This law gives my administration new tools for enforcement. We will use them to the fullest. We will continue to investigate, arrest and prosecute corporate officials who break the law.

The Corporate Fraud Task Force I established is now hard at work, overseeing investigations of alleged fraud and insider trading. More than 200 federal prosecutors are at work detecting and punishing corporate crimes. Every corporate officials who has chosen to commit a crime can expect to face the consequences. No more easy money for corporate criminals, just hard time.

As the work of enforcement proceeds, I hope Congress will join me in other important efforts to protect the savings and investments of Americans preparing for retirement. We've seen how workers can lose a lifetime of savings overnight, locked into pension plans without adequate choices and information. Workers should be able to sell company stock and diversify into other investments after three years in their own company's plan. They should receive updates on their retirement accounts not once a year, but every three months. They should have access to sound investment advice. I have proposed pension protection reforms, the House has passed them, I hope the Senate takes them up soon.

We must also work together to promote more growth in the economy and jobs for the American people. The fundamentals of our economy are sound. After all, sales of automobiles and new houses are on the rise, new unemployment claims have been falling since April, inflation is low, productivity is increasing and growth continues. These are signs of strength in our economy, and with the right policies, we can build on them. We must continue to work to control federal spending and make the tax cuts permanent so Americans can save and plan for their own future. We must tear down trade barriers so people everywhere can buy American. We must make terrorism insurance available to spur more construction. And on energy, we must encourage conservation through new technology and produce more energy at home to give our economy safe and steady sources of power and make our country less reliant upon foreign sources of power.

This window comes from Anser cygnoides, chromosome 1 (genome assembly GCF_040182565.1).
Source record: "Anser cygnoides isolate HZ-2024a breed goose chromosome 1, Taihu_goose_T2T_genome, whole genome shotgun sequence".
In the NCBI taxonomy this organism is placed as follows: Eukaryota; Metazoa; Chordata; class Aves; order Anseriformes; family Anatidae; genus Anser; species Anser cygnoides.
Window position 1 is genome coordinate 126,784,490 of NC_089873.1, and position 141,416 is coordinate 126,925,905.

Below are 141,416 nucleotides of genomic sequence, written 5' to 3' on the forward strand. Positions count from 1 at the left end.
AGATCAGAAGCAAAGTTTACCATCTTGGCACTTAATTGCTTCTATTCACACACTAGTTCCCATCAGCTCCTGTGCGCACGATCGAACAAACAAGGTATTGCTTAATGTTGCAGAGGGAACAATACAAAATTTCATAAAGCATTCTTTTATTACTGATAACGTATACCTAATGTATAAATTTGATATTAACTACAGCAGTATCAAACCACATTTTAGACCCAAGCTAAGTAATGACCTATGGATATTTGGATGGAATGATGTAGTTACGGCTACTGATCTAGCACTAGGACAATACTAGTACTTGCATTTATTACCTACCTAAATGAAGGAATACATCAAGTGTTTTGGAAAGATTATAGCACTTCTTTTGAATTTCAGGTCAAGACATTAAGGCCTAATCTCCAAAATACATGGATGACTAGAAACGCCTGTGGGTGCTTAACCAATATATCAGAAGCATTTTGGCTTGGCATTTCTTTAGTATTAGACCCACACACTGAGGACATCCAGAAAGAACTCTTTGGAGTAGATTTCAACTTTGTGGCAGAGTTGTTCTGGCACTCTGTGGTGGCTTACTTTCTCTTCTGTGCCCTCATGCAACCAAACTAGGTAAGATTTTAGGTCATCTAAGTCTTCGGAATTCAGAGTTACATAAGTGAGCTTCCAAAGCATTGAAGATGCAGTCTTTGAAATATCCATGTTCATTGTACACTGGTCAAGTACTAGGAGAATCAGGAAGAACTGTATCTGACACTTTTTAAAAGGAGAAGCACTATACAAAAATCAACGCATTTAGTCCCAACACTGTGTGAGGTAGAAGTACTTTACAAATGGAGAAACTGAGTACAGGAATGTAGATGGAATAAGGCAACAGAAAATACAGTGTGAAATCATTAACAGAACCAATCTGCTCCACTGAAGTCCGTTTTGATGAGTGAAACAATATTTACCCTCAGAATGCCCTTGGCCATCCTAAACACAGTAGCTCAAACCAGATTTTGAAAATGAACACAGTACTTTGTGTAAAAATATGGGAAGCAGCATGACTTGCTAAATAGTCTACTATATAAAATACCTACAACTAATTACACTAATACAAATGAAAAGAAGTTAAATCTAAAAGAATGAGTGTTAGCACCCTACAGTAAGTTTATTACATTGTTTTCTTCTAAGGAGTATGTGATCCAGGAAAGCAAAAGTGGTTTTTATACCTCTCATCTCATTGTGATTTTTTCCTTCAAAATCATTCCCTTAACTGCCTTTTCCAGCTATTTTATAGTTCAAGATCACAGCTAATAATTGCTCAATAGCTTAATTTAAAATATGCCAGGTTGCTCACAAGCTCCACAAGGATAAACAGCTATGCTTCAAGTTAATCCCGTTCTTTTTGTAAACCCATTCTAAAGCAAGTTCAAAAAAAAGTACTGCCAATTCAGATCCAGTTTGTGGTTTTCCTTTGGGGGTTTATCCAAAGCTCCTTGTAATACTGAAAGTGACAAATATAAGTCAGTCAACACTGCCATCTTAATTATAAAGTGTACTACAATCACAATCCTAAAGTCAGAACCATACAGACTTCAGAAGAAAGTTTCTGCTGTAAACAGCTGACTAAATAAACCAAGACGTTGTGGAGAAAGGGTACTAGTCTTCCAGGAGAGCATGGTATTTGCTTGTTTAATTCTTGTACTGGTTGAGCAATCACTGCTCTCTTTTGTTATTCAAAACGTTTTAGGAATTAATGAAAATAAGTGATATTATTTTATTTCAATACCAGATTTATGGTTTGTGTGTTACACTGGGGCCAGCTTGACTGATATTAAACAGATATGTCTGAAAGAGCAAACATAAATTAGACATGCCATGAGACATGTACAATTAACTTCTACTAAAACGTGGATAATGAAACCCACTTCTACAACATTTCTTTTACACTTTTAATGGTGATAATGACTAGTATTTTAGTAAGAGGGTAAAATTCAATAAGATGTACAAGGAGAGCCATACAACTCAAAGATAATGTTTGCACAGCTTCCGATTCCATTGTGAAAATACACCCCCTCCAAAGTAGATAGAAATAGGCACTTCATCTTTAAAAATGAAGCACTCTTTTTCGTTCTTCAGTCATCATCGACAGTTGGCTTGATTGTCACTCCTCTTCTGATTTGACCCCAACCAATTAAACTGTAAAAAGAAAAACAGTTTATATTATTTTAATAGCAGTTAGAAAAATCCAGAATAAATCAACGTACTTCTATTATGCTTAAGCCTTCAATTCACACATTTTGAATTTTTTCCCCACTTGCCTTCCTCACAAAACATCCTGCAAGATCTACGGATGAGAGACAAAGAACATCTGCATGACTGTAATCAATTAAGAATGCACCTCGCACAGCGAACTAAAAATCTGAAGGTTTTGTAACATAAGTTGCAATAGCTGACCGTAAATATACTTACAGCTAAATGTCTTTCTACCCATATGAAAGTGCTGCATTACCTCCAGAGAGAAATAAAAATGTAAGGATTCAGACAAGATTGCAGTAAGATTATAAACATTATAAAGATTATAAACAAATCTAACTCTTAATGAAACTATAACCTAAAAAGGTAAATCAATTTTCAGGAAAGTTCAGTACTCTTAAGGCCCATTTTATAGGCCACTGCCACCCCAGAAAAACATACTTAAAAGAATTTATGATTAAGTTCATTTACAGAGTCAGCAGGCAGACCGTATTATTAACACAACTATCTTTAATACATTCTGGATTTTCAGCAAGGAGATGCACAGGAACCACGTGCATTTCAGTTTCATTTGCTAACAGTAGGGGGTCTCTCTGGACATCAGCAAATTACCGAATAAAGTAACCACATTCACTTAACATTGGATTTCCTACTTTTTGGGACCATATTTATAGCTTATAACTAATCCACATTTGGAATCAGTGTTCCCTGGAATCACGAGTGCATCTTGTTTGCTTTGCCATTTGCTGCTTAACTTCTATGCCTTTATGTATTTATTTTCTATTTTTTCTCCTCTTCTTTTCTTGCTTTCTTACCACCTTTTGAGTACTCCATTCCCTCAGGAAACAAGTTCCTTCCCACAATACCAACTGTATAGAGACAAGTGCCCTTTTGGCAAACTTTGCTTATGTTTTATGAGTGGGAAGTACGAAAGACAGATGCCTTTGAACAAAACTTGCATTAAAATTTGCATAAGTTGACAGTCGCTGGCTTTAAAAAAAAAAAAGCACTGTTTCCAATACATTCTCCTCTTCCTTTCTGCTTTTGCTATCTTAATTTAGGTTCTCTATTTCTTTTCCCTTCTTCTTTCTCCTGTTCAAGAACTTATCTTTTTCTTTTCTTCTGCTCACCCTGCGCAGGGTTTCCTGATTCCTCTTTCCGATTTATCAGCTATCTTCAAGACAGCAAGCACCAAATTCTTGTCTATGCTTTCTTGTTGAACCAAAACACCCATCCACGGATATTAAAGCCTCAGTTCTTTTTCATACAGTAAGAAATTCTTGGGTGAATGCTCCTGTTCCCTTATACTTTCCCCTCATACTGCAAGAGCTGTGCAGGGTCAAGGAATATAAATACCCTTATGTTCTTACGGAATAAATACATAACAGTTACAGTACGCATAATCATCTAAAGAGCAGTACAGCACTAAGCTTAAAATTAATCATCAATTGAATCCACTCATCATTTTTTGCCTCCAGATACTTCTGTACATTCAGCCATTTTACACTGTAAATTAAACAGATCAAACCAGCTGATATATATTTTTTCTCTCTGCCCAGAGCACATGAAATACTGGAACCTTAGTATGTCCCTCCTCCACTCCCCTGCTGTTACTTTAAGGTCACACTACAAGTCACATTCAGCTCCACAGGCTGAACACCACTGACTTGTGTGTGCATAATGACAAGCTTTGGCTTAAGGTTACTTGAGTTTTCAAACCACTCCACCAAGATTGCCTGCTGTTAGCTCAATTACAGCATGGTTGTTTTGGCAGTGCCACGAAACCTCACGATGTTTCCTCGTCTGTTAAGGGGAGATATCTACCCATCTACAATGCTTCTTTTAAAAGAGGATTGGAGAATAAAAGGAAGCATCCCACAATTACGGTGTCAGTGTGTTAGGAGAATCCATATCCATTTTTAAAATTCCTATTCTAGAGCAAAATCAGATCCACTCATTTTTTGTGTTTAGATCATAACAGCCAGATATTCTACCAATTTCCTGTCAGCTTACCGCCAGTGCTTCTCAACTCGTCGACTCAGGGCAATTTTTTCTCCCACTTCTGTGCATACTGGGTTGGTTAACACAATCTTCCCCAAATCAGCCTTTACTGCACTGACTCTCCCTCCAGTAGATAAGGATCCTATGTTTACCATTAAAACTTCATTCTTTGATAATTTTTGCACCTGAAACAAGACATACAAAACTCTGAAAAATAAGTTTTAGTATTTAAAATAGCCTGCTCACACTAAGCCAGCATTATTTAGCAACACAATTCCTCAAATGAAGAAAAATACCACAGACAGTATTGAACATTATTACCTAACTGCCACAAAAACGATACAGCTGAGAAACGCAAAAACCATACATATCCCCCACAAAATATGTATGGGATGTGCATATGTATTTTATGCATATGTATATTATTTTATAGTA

The attacks against our economy in the last year have caused deep hardship and highlighted the economy's fundamental strength. The American economy is more diverse and more innovative than ever before. And its greatest strength, the people who make it work, are better trained and more productive and more highly skilled than ever before.

Whenever we face challenges, from the fear that threatened our economy after September the 11th to the fraud that threatens investor confidence today, we've tackled them head on.

The American economy depends on fairness and honesty. The vast majority of businesses uphold those values. With this law, we have new tools to enforce those values, and we will use those tools aggressively to defend our free enterprise system against corruption and crime.

It is now my honor to sign the Sarbanes-Oxley Act of 2002.